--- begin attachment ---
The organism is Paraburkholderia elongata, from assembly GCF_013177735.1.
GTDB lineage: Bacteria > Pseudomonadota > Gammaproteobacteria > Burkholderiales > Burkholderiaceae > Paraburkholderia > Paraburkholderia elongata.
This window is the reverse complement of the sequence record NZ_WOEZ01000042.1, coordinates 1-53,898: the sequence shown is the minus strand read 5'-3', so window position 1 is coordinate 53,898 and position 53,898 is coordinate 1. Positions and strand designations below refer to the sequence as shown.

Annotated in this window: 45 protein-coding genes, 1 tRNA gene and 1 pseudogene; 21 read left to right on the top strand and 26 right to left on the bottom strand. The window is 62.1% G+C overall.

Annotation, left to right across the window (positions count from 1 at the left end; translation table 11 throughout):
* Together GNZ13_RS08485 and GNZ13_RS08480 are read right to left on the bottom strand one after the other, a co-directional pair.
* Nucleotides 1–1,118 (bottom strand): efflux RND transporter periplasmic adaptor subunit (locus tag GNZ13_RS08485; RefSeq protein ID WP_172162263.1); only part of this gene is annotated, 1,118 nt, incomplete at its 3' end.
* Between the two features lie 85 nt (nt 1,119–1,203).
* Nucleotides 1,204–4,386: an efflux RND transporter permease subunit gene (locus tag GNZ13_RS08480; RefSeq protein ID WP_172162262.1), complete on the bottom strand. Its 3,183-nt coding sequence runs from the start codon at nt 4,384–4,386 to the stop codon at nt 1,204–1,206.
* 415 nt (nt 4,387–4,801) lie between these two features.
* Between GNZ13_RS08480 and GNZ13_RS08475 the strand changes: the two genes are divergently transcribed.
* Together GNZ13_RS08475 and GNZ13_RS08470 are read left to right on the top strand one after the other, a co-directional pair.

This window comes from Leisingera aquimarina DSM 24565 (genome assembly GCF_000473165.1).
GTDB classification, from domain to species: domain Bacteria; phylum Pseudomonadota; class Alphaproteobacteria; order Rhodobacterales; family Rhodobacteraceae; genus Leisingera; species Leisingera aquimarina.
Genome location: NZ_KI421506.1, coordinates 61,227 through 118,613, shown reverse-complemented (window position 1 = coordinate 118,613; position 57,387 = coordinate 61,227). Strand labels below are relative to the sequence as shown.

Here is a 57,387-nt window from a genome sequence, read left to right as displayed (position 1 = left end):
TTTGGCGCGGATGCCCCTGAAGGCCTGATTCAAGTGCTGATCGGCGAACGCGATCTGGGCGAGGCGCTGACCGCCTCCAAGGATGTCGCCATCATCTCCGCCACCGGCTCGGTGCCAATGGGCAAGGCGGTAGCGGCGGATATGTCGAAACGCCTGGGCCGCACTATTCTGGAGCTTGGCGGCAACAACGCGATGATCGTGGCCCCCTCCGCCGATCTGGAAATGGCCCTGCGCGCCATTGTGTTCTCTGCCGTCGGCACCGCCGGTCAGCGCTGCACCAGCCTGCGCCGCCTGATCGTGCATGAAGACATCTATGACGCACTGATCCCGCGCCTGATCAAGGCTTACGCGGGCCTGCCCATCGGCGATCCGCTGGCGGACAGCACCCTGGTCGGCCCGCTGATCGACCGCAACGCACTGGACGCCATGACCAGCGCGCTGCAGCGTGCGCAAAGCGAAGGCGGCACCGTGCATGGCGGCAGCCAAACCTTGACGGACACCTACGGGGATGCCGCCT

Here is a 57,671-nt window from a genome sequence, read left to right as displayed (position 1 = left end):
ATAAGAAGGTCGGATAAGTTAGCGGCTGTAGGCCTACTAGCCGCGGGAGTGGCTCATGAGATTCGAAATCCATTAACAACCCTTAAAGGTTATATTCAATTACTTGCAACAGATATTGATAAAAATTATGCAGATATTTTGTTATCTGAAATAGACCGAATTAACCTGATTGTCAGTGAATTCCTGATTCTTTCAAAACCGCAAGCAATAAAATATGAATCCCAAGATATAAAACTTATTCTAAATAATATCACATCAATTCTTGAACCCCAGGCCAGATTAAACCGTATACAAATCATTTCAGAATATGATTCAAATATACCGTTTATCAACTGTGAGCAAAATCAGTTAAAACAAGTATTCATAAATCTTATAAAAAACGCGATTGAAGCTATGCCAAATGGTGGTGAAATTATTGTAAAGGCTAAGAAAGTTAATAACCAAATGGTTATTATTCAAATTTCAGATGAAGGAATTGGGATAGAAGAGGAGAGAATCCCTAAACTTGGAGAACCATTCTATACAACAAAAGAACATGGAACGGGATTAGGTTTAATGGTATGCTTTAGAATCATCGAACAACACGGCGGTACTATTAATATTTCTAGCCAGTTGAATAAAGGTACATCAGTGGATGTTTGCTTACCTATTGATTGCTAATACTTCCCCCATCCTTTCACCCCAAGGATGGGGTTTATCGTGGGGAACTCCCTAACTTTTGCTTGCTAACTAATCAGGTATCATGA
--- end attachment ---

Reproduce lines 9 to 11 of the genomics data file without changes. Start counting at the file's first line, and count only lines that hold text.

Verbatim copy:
* Nucleotides 1,204–4,386: an efflux RND transporter permease subunit gene (locus tag GNZ13_RS08480; RefSeq protein ID WP_172162262.1), complete on the bottom strand. Its 3,183-nt coding sequence runs from the start codon at nt 4,384–4,386 to the stop codon at nt 1,204–1,206.
* 415 nt (nt 4,387–4,801) lie between these two features.
* Between GNZ13_RS08480 and GNZ13_RS08475 the strand changes: the two genes are divergently transcribed.